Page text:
We described for the first time a female patient with the simultaneous presence of two homozygous mutations in MYD88 and CARD9 genes presenting with pyogenic bacterial infections, elevated IgE, and persistent EBV viremia. In addition to defective TLR/IL1R-signaling, we described novel functional alterations into the myeloid compartment. In particular, we demonstrated a defective production of reactive oxygen species exclusively in monocytes upon E. coli stimulation, the inability of immature mono-derived DCs (iDCs) to differentiate into mature DCs (mDCs) and the incapacity of mono-derived macrophages (MDMs) to resolve BCG infection in vitro. Our data do not provide any evidence for digenic inheritance in our patient, but rather for the association of two monogenic disorders. This case illustrates the importance of using next generation sequencing (NGS) to determine the most accurate and early diagnosis in atypical clinical and immunological phenotypes, and with particular concern in consanguineous families. Indeed, besides the increased susceptibility to recurrent invasive pyogenic bacterial infections due to MYD88 deficiency, the identification of CARD9 mutations underline the risk of developing invasive fungal infections emphasizing the careful monitoring for the occurrence of fungal infection and the opportunity of long-term antifungal prophylaxis. Highlights - Patient with atypical primary immunodeficiency - Clinical manifestations: pyogenic bacterial infections, high IgE level, and persistent EBV viremia - Next-generation sequencing reveals two homozygous mutations in MYD88 and CARD9 genes leading to complete absence of proteins - Monocytes/macrophages function and DC differentiation were severely compromised - NGS has a key role to determine the correct diagnosis in atypical primary immunodeficiency leading to reconsider the individualized treatment.

First case of patient with two homozygous mutations in MYD88 and CARD9 genes presenting with pyogenic bacterial infections, elevated IgE, and persistent EBV viremia

Conti F.;
2019

Abstract

We described for the first time a female patient with the simultaneous presence of two homozygous mutations in MYD88 and CARD9 genes presenting with pyogenic bacterial infections, elevated IgE, and persistent EBV viremia. In addition to defective TLR/IL1R-signaling, we described novel functional alterations into the myeloid compartment. In particular, we demonstrated a defective production of reactive oxygen species exclusively in monocytes upon E. coli stimulation, the inability of immature mono-derived DCs (iDCs) to differentiate into mature DCs (mDCs) and the incapacity of mono-derived macrophages (MDMs) to resolve BCG infection in vitro. Our data do not provide any evidence for digenic inheritance in our patient, but rather for the association of two monogenic disorders. This case illustrates the importance of using next generation sequencing (NGS) to determine the most accurate and early diagnosis in atypical clinical and immunological phenotypes, and with particular concern in consanguineous families. Indeed, besides the increased susceptibility to recurrent invasive pyogenic bacterial infections due to MYD88 deficiency, the identification of CARD9 mutations underline the risk of developing invasive fungal infections emphasizing the careful monitoring for the occurrence of fungal infection and the opportunity of long-term antifungal prophylaxis. Highlights - Patient with atypical primary immunodeficiency - Clinical manifestations: pyogenic bacterial infections, high IgE level, and persistent EBV viremia - Next-generation sequencing reveals two homozygous mutations in MYD88 and CARD9 genes leading to complete absence of proteins - Monocytes/macrophages function and DC differentiation were severely compromised - NGS has a key role to determine the correct diagnosis in atypical primary immunodeficiency leading to reconsider the individualized treatment.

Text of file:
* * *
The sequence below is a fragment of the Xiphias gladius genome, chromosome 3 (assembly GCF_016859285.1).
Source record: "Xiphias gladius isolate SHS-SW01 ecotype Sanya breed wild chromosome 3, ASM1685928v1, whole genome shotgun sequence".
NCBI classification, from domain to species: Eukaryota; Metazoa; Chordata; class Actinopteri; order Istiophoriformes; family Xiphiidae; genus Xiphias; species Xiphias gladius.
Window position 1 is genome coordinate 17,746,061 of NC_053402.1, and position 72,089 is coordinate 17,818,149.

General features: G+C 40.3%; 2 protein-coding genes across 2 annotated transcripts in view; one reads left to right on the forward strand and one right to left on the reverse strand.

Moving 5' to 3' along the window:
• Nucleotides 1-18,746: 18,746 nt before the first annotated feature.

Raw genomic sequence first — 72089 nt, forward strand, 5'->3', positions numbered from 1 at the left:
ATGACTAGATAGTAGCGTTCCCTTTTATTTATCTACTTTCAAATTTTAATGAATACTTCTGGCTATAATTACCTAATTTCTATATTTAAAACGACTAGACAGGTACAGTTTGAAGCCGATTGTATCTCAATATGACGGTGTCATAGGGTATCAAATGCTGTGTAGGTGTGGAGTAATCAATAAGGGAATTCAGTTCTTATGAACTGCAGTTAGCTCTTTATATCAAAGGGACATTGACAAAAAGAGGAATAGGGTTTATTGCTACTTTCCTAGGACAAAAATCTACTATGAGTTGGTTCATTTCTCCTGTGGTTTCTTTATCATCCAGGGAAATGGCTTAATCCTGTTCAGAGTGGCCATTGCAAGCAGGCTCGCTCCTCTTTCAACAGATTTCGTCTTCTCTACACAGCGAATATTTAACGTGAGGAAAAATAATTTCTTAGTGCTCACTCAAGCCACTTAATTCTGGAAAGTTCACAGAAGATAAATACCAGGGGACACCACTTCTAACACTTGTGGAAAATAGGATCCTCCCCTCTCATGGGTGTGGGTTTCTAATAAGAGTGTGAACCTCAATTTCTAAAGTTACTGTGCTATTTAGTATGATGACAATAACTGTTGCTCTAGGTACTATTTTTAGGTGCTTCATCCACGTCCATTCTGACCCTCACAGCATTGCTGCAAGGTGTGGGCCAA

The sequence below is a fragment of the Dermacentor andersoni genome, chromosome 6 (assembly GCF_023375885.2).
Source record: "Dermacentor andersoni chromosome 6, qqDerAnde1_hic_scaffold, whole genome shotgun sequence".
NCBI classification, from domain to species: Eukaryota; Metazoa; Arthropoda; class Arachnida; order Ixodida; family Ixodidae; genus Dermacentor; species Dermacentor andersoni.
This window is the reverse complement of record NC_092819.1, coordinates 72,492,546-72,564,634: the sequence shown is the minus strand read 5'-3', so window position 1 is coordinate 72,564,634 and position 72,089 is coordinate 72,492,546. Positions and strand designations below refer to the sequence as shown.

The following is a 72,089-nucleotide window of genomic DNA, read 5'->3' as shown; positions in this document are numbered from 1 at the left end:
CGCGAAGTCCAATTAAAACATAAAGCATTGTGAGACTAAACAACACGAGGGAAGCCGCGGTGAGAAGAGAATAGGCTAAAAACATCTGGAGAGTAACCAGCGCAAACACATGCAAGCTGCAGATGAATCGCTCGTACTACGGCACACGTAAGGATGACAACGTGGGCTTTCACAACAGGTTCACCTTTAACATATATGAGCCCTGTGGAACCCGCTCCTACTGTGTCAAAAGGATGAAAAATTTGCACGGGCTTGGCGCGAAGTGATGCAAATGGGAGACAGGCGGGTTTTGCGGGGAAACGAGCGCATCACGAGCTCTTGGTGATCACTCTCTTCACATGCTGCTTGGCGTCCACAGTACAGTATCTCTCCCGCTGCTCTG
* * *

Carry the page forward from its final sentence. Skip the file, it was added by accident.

2019
Chiriaco M.; Di Matteo G.; Conti F.; Petricone D.; De Luca M.; Di Cesare S.; Cifaldi C.; De Vito R.; Zoccolillo M.; Serafinelli J.; Poerio N.; Fraziano M.; Brigida I.; Cardinale F.; Rossi P.; Aiuti A.; Cancrini C.; Finocchi A.
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Utilizza questo identificativo per citare o creare un link a questo documento: https://hdl.handle.net/11585/950180
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